“I am put in a room and I watch for a light to come on. When that light came on, it meant someone else was coming,” explained the child survivor, who had to hand over to Charles any money given him for these sessions.

Reaching his limit and wishing to suffer the trauma no more, Taylor, now 14, decided to tell his parents, who had noticed he had changed from being a jovial lad to a distant individual with an attitude who preferred to stay in his room.

“Their response to me was, ‘Boy, stop lying! We don’t believe you. He is your uncle; he has been around for years. What are you talking about? He knew you from when you were born’.

“My mum told me, ‘Go to your room!’ and my dad told me, ‘If you say something like that again, I am going to put you out of the house’,” Taylor related of the bitter memories.

So, the young schoolboy continued to be withdrawn, having no choice but to return to the tutoring sessions of Charles, since he continued to fail in maths.

Taylor too tried to reach out to his brothers and sisters; but they also accused him of lying.

In an effort to bury his sorrows, he even ran away to a friend’s house; and he stopped going to lessons at Charles’. But the mentor would have none of it, showing up at Taylor’s school one evening and informing him his parents had sent him to collect him.

Charles forced the lad into his car.

“We drove for nearly two hours . . . to like a hotel. Charles said to me, ‘My team won the championship and this is where we are staying at just to relax, have fun and party’.

“So we entered the hotel, went upstairs; and as we walked into the room and got to where the bedroom area was, there was five other gentlemen there. Charles said to me, ‘You have to service all six of us’.

Taylor recalled a light went on in his head and he immediately started screaming while being grabbed by the men who had snatched off his clothes. Escaping their clutches, hands, he jumped through a window on the second floor of the building.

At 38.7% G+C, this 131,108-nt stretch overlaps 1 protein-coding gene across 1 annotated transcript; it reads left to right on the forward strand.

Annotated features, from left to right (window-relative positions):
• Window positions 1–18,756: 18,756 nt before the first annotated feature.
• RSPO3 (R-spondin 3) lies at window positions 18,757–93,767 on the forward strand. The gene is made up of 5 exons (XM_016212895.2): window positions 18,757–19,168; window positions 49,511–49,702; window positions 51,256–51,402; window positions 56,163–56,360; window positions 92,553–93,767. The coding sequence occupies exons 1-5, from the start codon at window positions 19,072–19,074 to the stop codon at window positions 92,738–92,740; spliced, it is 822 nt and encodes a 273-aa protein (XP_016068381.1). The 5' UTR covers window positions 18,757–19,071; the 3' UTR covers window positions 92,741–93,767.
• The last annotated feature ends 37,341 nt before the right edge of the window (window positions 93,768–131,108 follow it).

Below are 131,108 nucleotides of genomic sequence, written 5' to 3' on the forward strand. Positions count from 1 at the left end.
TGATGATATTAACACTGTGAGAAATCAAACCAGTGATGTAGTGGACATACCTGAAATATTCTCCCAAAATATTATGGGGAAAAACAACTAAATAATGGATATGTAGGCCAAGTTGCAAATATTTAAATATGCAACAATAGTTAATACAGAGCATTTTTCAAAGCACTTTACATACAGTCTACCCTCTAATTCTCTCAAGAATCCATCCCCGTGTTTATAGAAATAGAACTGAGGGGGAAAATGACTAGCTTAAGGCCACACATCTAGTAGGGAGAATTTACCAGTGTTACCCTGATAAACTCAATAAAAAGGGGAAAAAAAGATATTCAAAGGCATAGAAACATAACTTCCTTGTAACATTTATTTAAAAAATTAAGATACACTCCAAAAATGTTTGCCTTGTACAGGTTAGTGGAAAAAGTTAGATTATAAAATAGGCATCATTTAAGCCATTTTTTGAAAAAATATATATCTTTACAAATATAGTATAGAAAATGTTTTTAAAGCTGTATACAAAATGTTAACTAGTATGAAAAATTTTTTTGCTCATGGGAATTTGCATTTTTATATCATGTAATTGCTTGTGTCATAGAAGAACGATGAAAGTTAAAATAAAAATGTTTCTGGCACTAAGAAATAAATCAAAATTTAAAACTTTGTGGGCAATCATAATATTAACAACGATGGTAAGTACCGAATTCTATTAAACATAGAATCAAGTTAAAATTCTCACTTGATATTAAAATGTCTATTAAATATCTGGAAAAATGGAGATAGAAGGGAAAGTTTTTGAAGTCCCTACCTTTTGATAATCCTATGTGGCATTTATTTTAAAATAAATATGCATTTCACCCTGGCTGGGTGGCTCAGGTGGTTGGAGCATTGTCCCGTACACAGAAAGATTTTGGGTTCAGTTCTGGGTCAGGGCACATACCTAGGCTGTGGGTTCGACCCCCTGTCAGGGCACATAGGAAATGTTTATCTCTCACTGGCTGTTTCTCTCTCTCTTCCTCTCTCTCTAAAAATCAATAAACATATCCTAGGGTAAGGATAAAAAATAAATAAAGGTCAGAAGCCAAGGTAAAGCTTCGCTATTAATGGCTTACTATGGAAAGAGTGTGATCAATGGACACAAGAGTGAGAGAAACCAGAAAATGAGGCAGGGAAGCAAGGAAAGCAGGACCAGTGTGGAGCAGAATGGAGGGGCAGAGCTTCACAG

Naked, Taylor ran down the street where he spotted a lady who, he noted, did not take him to the nearest police station, but rather home to his parents –– two hours away.

“She expressed to my family, ‘I don’t know where he is coming from. I don’t know what happened to him. but I don’t believe him’.

Taylor said his father beat him because he had brought a stranger to the house, after which his mother asked him to leave.

“. . . I was beaten to the point where I lost sight in my left eye. To this day, there is a prosthetic inside. So I can’t see in my left eye.

“When I jumped out the window, I ran and I ran and I broke my ankle. When I did go to the emergency room about my ankle, my parents were telling them, ‘He fell’, and I was like, ‘No, that’s not what happened’,” he said.

On approaching his 17th birthday, to forget about his problem, Taylor joined his state’s youth choir, which he said would have facilitated travelling.

“Eventually [during a practice session] I saw Charles sitting at the back of the room. I was the smallest in the choir, and I was backing up . . . and everybody else was pushing me to the front. But I was backing up.”

Charles indicated again he had been sent by Taylor’s parents, to which the teenager objected. And, members of the choir chased his “uncle” out of the church, bringing an end to Charles attempts at exploiting the young boy.

Charles did not face any charges for abuse of Taylor, for at that time there were no state laws dealing with male trafficking.